Malicious Version of Code Red Worm Emerges
- By Scott Bekker
The Code Red saga dragged on this week as systems that remained unpatched were hit with a more malicious version of the worm.
Microsoft Corp. et. al. continued to warn Internet Information Services users to apply the several-months-old patch to their Windows NT/Windows 2000/Windows XP systems.
The SANS Institute upgraded its threat assessment to Orange, one level down from its most severe rating.
The rating was based on the new Code Red II's ability to create a backdoor into servers. The original Code Red worm exploited a vulnerability in Microsoft Index Server that gave the code control of the system, but all the worm system did was propagate itself during the first 19 calendar days of the month, deface English-language Web pages and launch a denial-of-service attack against www.whitehouse.gov from the 20th through 28th calendar days of the month.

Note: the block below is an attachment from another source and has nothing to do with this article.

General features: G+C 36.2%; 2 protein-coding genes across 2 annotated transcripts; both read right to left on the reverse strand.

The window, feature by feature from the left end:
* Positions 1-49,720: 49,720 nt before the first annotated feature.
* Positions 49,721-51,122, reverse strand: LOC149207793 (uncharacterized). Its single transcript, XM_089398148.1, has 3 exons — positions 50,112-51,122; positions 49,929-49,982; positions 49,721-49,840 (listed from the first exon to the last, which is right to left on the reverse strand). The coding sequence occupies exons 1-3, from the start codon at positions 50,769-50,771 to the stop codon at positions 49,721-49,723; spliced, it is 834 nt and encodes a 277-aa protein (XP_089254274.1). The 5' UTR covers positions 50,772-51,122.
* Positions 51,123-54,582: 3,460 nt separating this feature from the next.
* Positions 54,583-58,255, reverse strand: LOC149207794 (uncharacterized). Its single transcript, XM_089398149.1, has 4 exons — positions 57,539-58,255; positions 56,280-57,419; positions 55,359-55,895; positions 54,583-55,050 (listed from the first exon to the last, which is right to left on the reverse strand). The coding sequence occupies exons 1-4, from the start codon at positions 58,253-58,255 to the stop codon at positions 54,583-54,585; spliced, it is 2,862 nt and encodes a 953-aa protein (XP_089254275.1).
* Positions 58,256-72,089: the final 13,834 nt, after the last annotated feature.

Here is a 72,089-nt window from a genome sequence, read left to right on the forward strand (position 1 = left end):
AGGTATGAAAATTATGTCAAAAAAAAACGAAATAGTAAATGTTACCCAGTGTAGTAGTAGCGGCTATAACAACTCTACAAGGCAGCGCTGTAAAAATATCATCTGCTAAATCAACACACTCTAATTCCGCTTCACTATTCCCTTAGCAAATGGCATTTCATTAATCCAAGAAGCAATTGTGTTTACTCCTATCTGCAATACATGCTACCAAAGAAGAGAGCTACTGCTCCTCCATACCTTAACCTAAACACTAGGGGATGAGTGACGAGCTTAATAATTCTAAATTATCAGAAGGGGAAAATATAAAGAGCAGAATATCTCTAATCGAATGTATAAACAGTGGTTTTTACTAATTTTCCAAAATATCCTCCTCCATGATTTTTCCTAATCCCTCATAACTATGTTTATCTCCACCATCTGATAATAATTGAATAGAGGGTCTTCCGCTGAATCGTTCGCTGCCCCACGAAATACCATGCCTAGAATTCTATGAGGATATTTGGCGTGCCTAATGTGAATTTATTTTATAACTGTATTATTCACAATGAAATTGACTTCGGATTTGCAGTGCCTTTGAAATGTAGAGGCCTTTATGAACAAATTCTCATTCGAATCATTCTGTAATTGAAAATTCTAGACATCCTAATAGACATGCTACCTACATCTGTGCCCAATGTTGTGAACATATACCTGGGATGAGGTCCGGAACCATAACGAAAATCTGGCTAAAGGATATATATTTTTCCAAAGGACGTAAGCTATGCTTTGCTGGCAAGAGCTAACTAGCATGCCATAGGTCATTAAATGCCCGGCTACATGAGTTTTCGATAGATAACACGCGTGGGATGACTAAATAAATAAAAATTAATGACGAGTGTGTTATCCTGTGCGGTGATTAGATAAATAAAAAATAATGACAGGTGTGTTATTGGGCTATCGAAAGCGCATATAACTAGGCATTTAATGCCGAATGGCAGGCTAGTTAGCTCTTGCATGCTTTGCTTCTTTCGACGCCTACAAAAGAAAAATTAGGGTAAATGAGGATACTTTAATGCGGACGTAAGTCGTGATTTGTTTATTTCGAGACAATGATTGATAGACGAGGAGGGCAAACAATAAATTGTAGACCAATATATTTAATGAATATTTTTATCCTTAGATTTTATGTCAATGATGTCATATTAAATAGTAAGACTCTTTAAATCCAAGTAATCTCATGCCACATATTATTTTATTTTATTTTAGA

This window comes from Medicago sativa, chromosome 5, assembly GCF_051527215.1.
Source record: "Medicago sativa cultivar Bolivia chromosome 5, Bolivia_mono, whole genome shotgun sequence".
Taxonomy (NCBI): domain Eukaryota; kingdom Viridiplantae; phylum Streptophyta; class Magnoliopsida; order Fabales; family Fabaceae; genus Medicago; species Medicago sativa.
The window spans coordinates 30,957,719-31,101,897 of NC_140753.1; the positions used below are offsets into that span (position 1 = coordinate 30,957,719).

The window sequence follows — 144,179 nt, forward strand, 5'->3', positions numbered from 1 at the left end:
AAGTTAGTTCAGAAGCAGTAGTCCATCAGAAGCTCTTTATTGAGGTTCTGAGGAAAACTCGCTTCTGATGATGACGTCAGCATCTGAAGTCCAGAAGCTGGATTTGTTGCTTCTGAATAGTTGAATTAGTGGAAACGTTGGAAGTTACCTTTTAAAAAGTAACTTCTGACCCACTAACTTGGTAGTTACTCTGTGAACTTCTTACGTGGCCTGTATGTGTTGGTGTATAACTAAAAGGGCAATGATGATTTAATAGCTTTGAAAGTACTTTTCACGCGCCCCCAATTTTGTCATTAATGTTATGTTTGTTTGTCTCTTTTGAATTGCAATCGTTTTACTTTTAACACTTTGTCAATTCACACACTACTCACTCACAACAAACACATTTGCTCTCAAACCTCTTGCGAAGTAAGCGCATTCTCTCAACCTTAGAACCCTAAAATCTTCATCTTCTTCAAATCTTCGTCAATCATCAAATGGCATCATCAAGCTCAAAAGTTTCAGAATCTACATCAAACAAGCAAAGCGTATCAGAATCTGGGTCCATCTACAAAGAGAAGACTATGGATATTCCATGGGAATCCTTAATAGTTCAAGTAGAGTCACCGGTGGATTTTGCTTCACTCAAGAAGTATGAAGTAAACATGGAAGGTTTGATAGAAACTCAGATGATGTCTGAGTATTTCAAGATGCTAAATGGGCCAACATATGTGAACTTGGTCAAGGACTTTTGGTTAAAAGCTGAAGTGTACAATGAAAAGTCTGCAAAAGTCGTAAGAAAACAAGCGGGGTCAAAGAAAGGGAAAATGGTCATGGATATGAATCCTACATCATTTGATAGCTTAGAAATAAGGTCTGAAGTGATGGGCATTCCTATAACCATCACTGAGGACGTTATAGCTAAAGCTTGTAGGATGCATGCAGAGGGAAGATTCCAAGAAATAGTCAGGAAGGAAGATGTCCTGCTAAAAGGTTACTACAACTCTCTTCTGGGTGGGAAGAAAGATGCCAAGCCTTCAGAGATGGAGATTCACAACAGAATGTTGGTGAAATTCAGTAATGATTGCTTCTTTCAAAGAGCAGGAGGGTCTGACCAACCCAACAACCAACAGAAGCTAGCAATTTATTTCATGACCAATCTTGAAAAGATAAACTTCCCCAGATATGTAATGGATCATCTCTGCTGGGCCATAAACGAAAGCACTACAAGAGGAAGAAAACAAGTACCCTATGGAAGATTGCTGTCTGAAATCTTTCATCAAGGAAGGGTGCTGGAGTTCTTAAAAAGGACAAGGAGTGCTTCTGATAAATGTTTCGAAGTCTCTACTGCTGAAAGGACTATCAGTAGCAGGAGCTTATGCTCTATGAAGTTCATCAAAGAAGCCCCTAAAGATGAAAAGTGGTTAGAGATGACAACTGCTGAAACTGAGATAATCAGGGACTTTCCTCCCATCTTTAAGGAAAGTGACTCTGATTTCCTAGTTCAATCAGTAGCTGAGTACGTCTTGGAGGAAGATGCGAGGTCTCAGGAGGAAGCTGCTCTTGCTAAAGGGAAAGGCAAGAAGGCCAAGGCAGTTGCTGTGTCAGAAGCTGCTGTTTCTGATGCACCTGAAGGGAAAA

SANS on Tuesday offered a clarification of the various versions of the worm cut loose so far.
The original performed the Web page defacement, propagation and DoS attack. A version 2, as opposed to Code Red II, skipped the Web page defacement and caused the huge ramp-up in the worm's spread that occurred July 19.
A third version was very similar to version 2, but with an optimized target IP selection method to make it propagate faster.
Code Red II, with its backdoor creation, is a fourth variation on the Code Red theme.
Scott Bekker is editor in chief of Redmond Channel Partner magazine.